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John Boessenecker
Fred Dodge
Fri Jul 21, 2017 17:18

Dodge is a very unreliable source. That is a shame because he had a great career from 1890 to 1918 as a Wells Fargo detective and then as a detective for its successor, American Railway Express, until he retired in 1921. One of the main sources disproving his undercover claim is an 1890 letter from James B. Hume to his wife which makes it clear that Hume had just met Dodge. There is no way Dodge could have worked for Wells Fargo in Tombstone for years without Hume knowing about it. Also, the Wells Fargo office in Tombstone was not opened until six months after Dodge went there, so he plainly was not sent to Tombstone by Wells Fargo.

  • What does Wells Fargo say??Bob Paul, Thu Jul 20 16:31
    IIRC, Bob Chandler, Wells Fargo archivist, covered this issue in his 2009 article.
    • Fred Dodge — John Boessenecker, Fri Jul 21 17:18
      • Dodge: An interesting pointRandie O'Neal, Sat Jul 29 21:56
        This makes one wonder: who were the WF sources in the area at the time? Supposedly JB Ayers in Charleston was one, apart from the Tombstone WF agent, were there others? And how were they compensated?
        • Fred DodgeJohn Boessenecker, Sun Jul 30 11:06
          Police informants were (and are) used to infiltrate criminal gangs, not towns or cities. Dodge's claim that he was sent as an undercover man to infiltrate the town of Tombstone is nonsensical. Wells... more
          • Fred Dodge & Wells FargoPeter Brand, Mon Jul 31 21:46
            Hi John What’s your view of Dodge’s claim in 1900 that he had worked for Wells Fargo for 20 years? When doing research in the Texas Ranger records, I found an application Dodge had made in 1900 for... more
            • Fred Dodge special rangerJohn Boessenecker, Mon Jul 31 22:57
              Peter -- I have a copy of that special ranger application that you dug up which is a great find. In 1900, Dodge had worked for Wells Fargo for ten years, not twenty. I think he is counting back to... more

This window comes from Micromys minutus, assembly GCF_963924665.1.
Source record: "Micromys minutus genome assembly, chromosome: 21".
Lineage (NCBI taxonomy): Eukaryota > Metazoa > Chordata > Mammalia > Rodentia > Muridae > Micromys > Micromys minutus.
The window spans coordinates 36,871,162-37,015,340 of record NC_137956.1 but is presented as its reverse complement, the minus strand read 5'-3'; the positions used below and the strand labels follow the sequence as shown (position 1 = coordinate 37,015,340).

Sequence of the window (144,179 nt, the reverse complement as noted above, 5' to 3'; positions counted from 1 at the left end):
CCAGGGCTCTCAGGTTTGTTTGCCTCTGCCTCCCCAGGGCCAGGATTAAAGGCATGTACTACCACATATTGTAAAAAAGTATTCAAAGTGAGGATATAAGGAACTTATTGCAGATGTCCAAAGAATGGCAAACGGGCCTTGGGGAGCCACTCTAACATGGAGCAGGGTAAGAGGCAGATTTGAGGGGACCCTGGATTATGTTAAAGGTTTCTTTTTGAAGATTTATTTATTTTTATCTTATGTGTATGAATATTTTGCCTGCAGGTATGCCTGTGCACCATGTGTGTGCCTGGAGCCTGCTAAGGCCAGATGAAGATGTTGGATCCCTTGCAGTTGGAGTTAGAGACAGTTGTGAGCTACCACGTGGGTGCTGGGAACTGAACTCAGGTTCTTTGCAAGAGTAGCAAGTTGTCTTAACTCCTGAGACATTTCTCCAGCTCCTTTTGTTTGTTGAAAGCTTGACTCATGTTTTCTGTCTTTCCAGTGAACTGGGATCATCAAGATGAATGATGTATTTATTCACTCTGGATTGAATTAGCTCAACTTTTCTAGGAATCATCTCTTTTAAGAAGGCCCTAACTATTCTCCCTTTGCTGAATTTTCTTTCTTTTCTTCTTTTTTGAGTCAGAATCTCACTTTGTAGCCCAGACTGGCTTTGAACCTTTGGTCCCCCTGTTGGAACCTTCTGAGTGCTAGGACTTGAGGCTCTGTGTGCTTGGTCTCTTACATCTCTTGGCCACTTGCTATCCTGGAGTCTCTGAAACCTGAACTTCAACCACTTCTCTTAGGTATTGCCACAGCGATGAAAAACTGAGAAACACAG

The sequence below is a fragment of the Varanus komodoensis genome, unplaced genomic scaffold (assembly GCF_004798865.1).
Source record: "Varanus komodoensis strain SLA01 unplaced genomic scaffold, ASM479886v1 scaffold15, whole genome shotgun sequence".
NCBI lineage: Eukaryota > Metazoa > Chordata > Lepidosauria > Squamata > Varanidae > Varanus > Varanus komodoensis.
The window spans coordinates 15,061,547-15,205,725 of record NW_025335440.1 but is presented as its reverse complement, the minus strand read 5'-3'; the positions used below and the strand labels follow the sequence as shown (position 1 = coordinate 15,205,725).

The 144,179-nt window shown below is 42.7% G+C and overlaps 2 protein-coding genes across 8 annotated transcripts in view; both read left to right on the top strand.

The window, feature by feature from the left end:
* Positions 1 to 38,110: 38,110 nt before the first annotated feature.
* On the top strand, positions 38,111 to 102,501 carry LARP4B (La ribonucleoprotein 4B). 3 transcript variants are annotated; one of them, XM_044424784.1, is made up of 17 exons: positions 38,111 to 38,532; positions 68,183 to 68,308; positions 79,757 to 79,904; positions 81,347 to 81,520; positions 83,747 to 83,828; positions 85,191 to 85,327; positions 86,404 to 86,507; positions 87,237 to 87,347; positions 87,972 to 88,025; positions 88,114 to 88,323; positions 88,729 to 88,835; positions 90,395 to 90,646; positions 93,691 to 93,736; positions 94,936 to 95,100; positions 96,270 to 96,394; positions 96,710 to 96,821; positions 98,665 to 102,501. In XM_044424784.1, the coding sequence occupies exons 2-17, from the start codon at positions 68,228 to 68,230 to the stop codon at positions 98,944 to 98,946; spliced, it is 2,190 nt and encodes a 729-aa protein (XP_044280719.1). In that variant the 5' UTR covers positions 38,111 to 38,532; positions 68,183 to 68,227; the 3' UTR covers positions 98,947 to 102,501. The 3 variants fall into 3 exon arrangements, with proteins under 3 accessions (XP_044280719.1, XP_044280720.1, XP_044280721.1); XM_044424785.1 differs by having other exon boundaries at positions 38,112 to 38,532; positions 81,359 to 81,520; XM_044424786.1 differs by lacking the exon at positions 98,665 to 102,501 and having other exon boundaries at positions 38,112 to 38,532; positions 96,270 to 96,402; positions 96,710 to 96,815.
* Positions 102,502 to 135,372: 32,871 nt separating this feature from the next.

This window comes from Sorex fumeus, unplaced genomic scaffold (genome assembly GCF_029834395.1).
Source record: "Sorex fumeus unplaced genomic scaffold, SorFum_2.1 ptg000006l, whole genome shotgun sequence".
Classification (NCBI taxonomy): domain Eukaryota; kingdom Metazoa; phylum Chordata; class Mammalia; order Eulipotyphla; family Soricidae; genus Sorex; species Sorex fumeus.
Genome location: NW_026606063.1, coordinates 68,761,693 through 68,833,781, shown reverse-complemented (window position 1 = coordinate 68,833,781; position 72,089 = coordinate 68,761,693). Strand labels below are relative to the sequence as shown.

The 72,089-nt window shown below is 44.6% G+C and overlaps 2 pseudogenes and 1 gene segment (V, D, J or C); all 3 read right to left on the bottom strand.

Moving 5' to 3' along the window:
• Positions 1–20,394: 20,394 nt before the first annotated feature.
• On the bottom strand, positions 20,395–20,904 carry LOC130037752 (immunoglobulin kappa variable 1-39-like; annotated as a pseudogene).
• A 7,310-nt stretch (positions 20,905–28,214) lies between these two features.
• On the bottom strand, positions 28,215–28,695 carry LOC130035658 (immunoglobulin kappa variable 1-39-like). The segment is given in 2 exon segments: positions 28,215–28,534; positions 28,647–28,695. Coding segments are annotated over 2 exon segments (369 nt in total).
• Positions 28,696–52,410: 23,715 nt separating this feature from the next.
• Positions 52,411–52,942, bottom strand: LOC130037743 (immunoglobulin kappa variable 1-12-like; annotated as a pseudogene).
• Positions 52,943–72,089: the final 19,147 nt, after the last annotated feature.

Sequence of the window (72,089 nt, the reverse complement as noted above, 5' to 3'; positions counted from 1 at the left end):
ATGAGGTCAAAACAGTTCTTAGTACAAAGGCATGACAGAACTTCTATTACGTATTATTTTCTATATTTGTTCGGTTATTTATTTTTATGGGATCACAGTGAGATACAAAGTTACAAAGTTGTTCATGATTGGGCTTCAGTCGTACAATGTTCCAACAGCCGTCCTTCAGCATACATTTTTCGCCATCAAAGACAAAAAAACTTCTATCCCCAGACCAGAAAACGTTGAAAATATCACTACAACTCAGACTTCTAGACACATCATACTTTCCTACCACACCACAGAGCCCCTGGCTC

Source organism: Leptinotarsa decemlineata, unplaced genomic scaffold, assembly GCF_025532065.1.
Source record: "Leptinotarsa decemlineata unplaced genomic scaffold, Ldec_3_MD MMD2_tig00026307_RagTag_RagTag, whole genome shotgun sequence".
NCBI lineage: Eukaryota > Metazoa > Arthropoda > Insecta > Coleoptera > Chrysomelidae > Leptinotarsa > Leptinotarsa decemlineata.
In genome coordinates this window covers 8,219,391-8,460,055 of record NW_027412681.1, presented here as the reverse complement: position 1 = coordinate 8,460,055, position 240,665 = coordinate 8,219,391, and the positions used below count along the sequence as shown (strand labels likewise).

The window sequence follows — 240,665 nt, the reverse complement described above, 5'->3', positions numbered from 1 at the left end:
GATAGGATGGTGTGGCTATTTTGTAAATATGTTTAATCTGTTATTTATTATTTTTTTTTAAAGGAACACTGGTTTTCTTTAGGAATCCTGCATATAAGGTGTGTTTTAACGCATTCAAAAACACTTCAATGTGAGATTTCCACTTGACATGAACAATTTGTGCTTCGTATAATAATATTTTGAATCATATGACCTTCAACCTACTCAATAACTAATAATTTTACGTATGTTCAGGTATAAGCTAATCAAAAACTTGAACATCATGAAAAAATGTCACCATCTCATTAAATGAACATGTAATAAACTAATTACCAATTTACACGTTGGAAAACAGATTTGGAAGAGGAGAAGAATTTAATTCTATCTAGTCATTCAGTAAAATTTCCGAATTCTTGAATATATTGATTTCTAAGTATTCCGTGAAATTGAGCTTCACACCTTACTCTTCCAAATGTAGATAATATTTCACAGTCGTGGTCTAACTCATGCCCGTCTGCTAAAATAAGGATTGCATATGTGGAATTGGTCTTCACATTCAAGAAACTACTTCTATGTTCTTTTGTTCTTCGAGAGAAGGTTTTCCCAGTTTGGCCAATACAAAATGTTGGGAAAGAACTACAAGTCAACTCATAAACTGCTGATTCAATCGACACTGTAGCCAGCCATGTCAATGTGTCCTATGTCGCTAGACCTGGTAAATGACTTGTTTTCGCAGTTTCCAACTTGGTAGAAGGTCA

• Posse dutyPeter Brand, Tue Aug 1 16:53
                Thanks for your insights John. It begs the question why Fred Dodge would be riding in the posse in the first place though - kinda kills his position as an "under cover man" to be seen riding with the ... more
                • Fred Dodge and Posse dutyJohn Boessenecker, Tue Aug 1 17:12
                  That is exactly right. Undercover agents associate with criminals, not lawmen. If he really was under cover, this would have blown his cover. Also, if Dodge was already on Wells Fargo's payroll, why... more
          • Re: Fred DodgeBob Cash, Mon Jul 31 09:15
            John, if my memory serves me correctly, Allie Earp, in the the original Frank Waters manuscript (not his largely fabricated EARP BROTHERS OF TOMBSTONE), is quoted as saying that the brothers were... more
            • Fred Dodge and Frank WatersJohn Boessenecker, Mon Jul 31 10:50
              I generally take old-timer's recollections with a grain of salt. Here, given that Waters fictionalized, even invented, Allie's recollections in his 1961 book, that raises the question of how accurate ... more
              • Thank you, John, for your response.Bob Cash, Mon Jul 31 20:48
                Your point is well taken. I have been told that there is other contemporary (pre-1890) sources that point to Dodge's employment by Wells Fargo. I hope that the one who told me this will share it in... more
                • Fred Dodge and Wells FargoJohn Boessenecker, Tue Aug 1 12:03
                  I think the main pre 1890 source is the Wells Fargo cash book entry which shows the payment to Fred Dodge for posse duty in 1881. I went into this in my reply to Peter Brand's post above.
            • This is from Allie's Story: Mrs. Virgil Earp and The "Tombstone Travesty" by Gary L. Roberts: "At one point in his narrative, Waters takes a backhanded slap at Lake for suggesting that Wells Fargo... more
              • Bob, as an indefatigable researchers I can attest to the nonsense of a Boessenecker ego-maniac when he dismisses old-timer's recollections with a grain of salt, and then claims that "Waters... more
                • Kenny, Anonymous above was me...Bob Cash, Tue Aug 1 09:34
                  ...I didn't want you to be blaming Tom Gaumer for my post.
                • Fred DodgeJohn Boessenecker, Mon Jul 31 22:25
                  Whoa, Nellie. That's a real mouthful. Does someone have some Xanax for K.T.K.???
      • obviously another Earp informant? (nm)bfrey, Sun Jul 23 13:10
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